A shadow pandemic

December 13, 2020

The effects of Covid-19 have turned gender-based violence into a shadow pandemic

World Economic Forum’s Global Gender Gap Report reveals that gender parity in the world stands at 68.6 percent. The disturbing fact is that out of 158 countries, Pakistan stands at 151st (i.e., among the worst 10 performers). It can be argued that with structurally endorsed gender-based violence (GBV), being a girl or a woman was never easy in Pakistan. However, Covid-19 has further aggravated this situation. GBV in Pakistan prevails across cultures, economic status and ethnicity.

Besides its health effects, Covid-19 has resulted in an economic strain with millions of women out of jobs, and much more helplessly trying to cope with a decline in their family income. Economic vulnerabilities weaken women’s position in society and make them further vulnerable to domestic violence, rape, workplace harassment, abuse and psychological health issues.

The above-mentioned effects of Covid-19 have turned GBV into a shadow pandemic. Structurally embedded patriarchal values in our society which are exercised through institutionalised restrictive codes of behaviour for women and girls, ideology associating family honour to female virtue, and structural discrimination against women and girls further aggravate GBV.

The government, while trying to respond to Covid-19, seems helpless in responding to this shadow pandemic due to structural, procedural, financial, and capacity gaps at various levels.

It is not that we have any dearth of laws to curb GBV. The real challenge in Pakistan is to enforce those laws. For instance, the justice system seems to fail the victims of rape and harassment. The motorway gang rape near Lahore on September 7 was a heinous crime in itself; the fact that the police chief held the victim responsible for her fate reinforces that in Pakistan safety of women is linked to them confining in their homes.

Another example of structural discrimination against women in rape cases is the role that police often play by facilitating settlement between the rapists and rape victims. One often hears the complaints that police are reluctant to register rape and harassment complaints. Very often, the complainant is judged by her “moral character”.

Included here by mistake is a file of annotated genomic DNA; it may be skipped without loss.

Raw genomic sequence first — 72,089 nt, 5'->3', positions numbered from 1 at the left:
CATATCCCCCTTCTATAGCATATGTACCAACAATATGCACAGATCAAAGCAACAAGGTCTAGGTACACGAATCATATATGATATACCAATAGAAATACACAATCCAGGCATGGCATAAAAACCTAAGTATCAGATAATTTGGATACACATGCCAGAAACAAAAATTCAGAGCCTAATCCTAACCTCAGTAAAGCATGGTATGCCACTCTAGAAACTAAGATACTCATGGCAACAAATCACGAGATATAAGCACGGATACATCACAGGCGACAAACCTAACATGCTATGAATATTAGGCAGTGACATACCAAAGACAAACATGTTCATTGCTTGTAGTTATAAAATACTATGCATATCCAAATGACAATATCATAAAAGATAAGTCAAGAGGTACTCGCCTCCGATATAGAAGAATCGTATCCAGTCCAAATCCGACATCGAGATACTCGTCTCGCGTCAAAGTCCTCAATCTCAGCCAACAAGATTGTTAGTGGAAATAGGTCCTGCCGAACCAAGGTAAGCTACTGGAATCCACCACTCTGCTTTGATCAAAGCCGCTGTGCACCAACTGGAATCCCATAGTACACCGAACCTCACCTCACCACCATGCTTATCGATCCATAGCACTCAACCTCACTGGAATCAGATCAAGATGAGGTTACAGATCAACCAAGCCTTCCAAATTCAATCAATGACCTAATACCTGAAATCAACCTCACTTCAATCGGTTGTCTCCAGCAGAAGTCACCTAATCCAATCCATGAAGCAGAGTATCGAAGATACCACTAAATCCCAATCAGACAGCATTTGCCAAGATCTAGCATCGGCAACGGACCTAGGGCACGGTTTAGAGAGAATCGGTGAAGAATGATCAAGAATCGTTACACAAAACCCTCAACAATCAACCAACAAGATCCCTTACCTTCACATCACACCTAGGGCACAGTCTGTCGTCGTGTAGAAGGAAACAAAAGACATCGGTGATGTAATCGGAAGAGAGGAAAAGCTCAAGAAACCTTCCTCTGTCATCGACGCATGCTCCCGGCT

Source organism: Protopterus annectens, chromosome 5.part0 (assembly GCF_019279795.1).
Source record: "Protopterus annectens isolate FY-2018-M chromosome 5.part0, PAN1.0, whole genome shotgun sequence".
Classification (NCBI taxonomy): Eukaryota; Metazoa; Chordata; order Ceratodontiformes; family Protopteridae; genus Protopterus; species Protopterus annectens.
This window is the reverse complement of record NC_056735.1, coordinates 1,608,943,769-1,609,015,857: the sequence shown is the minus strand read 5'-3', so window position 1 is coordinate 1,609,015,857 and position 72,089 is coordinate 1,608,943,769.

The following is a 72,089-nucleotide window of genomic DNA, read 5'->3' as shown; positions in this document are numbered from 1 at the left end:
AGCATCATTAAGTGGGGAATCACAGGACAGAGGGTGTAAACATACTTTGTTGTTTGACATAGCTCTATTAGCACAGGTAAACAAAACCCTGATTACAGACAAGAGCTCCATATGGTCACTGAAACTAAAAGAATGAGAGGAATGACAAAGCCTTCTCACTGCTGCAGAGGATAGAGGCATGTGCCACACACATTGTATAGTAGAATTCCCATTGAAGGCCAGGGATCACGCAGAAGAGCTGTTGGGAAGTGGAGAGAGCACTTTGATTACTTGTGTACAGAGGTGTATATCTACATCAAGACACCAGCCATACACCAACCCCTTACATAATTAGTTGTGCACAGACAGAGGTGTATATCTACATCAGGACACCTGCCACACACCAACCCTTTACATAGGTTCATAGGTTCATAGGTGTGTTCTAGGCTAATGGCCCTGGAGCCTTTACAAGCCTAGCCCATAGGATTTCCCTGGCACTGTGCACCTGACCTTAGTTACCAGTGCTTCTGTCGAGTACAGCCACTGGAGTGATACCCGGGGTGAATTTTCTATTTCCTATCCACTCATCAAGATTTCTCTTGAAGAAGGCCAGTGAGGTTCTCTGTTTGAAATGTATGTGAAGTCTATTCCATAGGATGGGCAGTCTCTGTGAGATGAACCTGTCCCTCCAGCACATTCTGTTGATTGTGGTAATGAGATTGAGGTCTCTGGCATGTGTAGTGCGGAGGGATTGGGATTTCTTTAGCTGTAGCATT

The ordeal of the rape victim does not end there as investigation methods to determine whether a woman/girl was actually raped are agonising. It was only in November that the Punjab government did away with the “two-finger test” for rape and sexual violence survivors. In this context, introducing harsher punishments to curb sexual violence would remain ineffective until the justice system is sensitised for zero tolerance against GBV.

While Covid-19 has compelled governments the world over to bring social sector development back on their radar, they are still not sensitised enough to bring GBV on their radar.

Not all GBVs are physical in nature. A new form of violence is subjecting women and girls to online trolling. Pakistan’s problem of cyber bullying, trolling and online harassment (on Facebook, Twitter, Ticktock, Instagram and other social media platforms) has become more apparent and rampant.

In the shadow pandemic, online trolling is on the rise because people are spending a lot of time online. Unfortunately, abusers can get exceptionally creative. The shadow pandemic of online trolling did not spare even some strong women, such as politicians and journalists.

The situation deteriorated to the extent that the Parliamentary Committee on Human Rights had to hold a hearing on online trolling of women journalists. The lockdown season in Pakistan has been accompanied with a locking down of mouths and minds of women and girls. In a highly polarised society, they utter any word “for or against” any opinion, leader, or ideology and the result is their online character assassination.

Coping with Covid-19, taking care of health, social protection, and economy is such an expensive business that the government finds its coffers dry when it comes to fighting against the above-mentioned gender-based crimes. In addition to structural problems and lack of political will, lack of finances and capacity are additional constraints to provide justice to the victims and survivors of GBV.

While Covid-19 has compelled governments the world over to bring social sector development back on their radars, they are still not sensitised enough to bring GBV on their radars. A gendered approach to cope with both the pandemics will result in reducing the vulnerabilities of women and girls. We should address health and this social pandemic from an approach that meets the needs of women at the forefront, and not addresses them as an after-thought.

In the absence of a gendered approach to deal with Covid-19, increase in GBV may threaten all attempts made towards achieving gender equality.

It may be argued that governments, on their own, cannot deal with the menace of GBV. It is a collective responsibility of all segments of society, especially the self-help groups and civil society organisations. However, for this to happen, one requires institutional and policy space where non-governmental actors may support the government in addressing GBV.

That is why governments must work closely with women rights activists, bilateral development partners pursuing a feminist international assistance policy, and the wider civil society to tackle GBV.

The Covid-19 threat may be addressed by changed social behaviours and a vaccine. However, no costly vaccine is needed to address the threats against women in the form of GBV. All it requires is modified social behaviours and zero tolerance for all kinds of GBV.

The writer is an associate with Policy Outreach & Communication

Department at Sustainable Development Policy Institute.

Email: zahra@sdpi.org

A shadow pandemic